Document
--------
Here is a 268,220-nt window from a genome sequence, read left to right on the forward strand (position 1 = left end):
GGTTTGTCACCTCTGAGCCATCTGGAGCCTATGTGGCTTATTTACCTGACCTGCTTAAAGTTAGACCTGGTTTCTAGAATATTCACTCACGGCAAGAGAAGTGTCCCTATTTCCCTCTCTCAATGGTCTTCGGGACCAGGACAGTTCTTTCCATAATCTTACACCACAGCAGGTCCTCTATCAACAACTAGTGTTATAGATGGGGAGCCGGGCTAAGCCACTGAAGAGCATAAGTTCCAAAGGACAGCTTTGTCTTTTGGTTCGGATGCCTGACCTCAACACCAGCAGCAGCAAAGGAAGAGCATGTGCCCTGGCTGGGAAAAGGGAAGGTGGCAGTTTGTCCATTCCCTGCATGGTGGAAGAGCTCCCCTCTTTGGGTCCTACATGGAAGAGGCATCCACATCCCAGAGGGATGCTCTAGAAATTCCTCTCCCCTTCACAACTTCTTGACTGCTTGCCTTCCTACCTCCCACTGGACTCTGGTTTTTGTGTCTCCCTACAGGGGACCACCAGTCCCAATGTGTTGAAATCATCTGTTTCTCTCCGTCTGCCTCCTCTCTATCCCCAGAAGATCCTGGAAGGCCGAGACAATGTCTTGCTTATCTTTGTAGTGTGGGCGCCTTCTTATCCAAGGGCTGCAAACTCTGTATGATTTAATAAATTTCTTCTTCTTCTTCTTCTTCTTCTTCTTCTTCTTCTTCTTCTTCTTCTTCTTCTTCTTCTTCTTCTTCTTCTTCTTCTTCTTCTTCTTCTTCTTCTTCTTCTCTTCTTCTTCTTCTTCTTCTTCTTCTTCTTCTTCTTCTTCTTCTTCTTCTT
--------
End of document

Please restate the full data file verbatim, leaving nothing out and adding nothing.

Here is a 268,220-nt window from a genome sequence, read left to right on the forward strand (position 1 = left end):
GGTTTGTCACCTCTGAGCCATCTGGAGCCTATGTGGCTTATTTACCTGACCTGCTTAAAGTTAGACCTGGTTTCTAGAATATTCACTCACGGCAAGAGAAGTGTCCCTATTTCCCTCTCTCAATGGTCTTCGGGACCAGGACAGTTCTTTCCATAATCTTACACCACAGCAGGTCCTCTATCAACAACTAGTGTTATAGATGGGGAGCCGGGCTAAGCCACTGAAGAGCATAAGTTCCAAAGGACAGCTTTGTCTTTTGGTTCGGATGCCTGACCTCAACACCAGCAGCAGCAAAGGAAGAGCATGTGCCCTGGCTGGGAAAAGGGAAGGTGGCAGTTTGTCCATTCCCTGCATGGTGGAAGAGCTCCCCTCTTTGGGTCCTACATGGAAGAGGCATCCACATCCCAGAGGGATGCTCTAGAAATTCCTCTCCCCTTCACAACTTCTTGACTGCTTGCCTTCCTACCTCCCACTGGACTCTGGTTTTTGTGTCTCCCTACAGGGGACCACCAGTCCCAATGTGTTGAAATCATCTGTTTCTCTCCGTCTGCCTCCTCTCTATCCCCAGAAGATCCTGGAAGGCCGAGACAATGTCTTGCTTATCTTTGTAGTGTGGGCGCCTTCTTATCCAAGGGCTGCAAACTCTGTATGATTTAATAAATTTCTTCTTCTTCTTCTTCTTCTTCTTCTTCTTCTTCTTCTTCTTCTTCTTCTTCTTCTTCTTCTTCTTCTTCTTCTTCTTCTTCTTCTTCTTCTTCTTCTTCTCTTCTTCTTCTTCTTCTTCTTCTTCTTCTTCTTCTTCTTCTTCTTCTTCTT